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The world watched in horror last week, as Russian forces invaded Ukraine in an unprovoked act of aggression. The toll and trauma of the war may not be known for some time. Also, to be assessed, will be the impact on the environment.
One concern is damage from nuclear material and other toxic chemicals stored throughout the country. It’s been reported that Russian forces have occupied the abandoned Chernobyl nuclear power plant, which lies along the invasion route being used from Belarus. In 1986, when under the control of the Soviet Union, Chernobyl was the site of the world’s worst nuclear disaster. The meltdown sent radioactive clouds over parts of Europe and left a dangerous 1,000-square-mile fallout zone of contaminated soils and waste that remain dangerous to this day.
The safe confinement in final position over reactor 4 at Chernobyl Nuclear Power Plant | Credit: Tim Porter
A first-ever report from the UN Environment Program says that wildfires are becoming more intense, frequent, and ravaging communities and ecosystems in their path. According to the study done by more than 50 scientists from around the world, climate change will increase the risk of devastating fires by almost 14 percent in just eight years and nearly 60 percent by the end of this century over what occurred from 2000 to 2020.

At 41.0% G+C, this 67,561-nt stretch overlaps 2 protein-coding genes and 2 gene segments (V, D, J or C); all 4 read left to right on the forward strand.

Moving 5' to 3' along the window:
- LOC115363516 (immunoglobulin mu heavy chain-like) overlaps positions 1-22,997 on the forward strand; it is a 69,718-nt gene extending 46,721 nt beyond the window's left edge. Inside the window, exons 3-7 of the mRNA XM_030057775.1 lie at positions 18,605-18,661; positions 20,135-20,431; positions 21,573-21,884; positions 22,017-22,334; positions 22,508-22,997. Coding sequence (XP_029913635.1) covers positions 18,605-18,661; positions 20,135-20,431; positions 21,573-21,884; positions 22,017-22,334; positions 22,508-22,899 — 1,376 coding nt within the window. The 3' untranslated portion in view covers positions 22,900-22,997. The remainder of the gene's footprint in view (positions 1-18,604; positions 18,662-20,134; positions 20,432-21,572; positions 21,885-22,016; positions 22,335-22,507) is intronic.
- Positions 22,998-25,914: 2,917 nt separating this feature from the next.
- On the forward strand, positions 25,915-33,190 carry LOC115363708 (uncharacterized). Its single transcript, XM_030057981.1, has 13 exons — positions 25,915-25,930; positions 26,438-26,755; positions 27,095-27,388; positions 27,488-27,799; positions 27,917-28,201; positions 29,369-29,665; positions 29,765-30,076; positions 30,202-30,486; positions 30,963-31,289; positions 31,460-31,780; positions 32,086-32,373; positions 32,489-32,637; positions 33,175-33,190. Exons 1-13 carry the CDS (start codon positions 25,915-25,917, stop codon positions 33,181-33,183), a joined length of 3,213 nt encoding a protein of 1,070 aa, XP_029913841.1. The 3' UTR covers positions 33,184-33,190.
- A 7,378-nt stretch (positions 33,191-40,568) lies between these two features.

The Bobcat Fire started in and around Angeles National Forest in California on September 6, 2020. As of October 5, 2020, the fire had burned through more than 115,000 acres. | Credit: NOAA
A report last week from the International Energy Agency said that methane leaks from oil and gas pipelines, wells, and coal operations are 70 percent higher than what nations are claiming. The director of the agency said that the gap between what countries report and the reality is massive and alarming.
Credit: IEA (2022), Global Methane Tracker 2022, IEA, Paris
Eating fruits and vegetables are good for your health, of course, but can the manner in which they’re grown make them more nutritious? A new study says, yes.
The study looked at farms across the U.S. doing regenerative agriculture, which uses soil-boosting practices. In eight of the farms (farms 2-9) the farmers planted the same crop as their neighbor to allow a direct comparison of the soil and resulting food. | Credit: Montgomery et al./PeerJ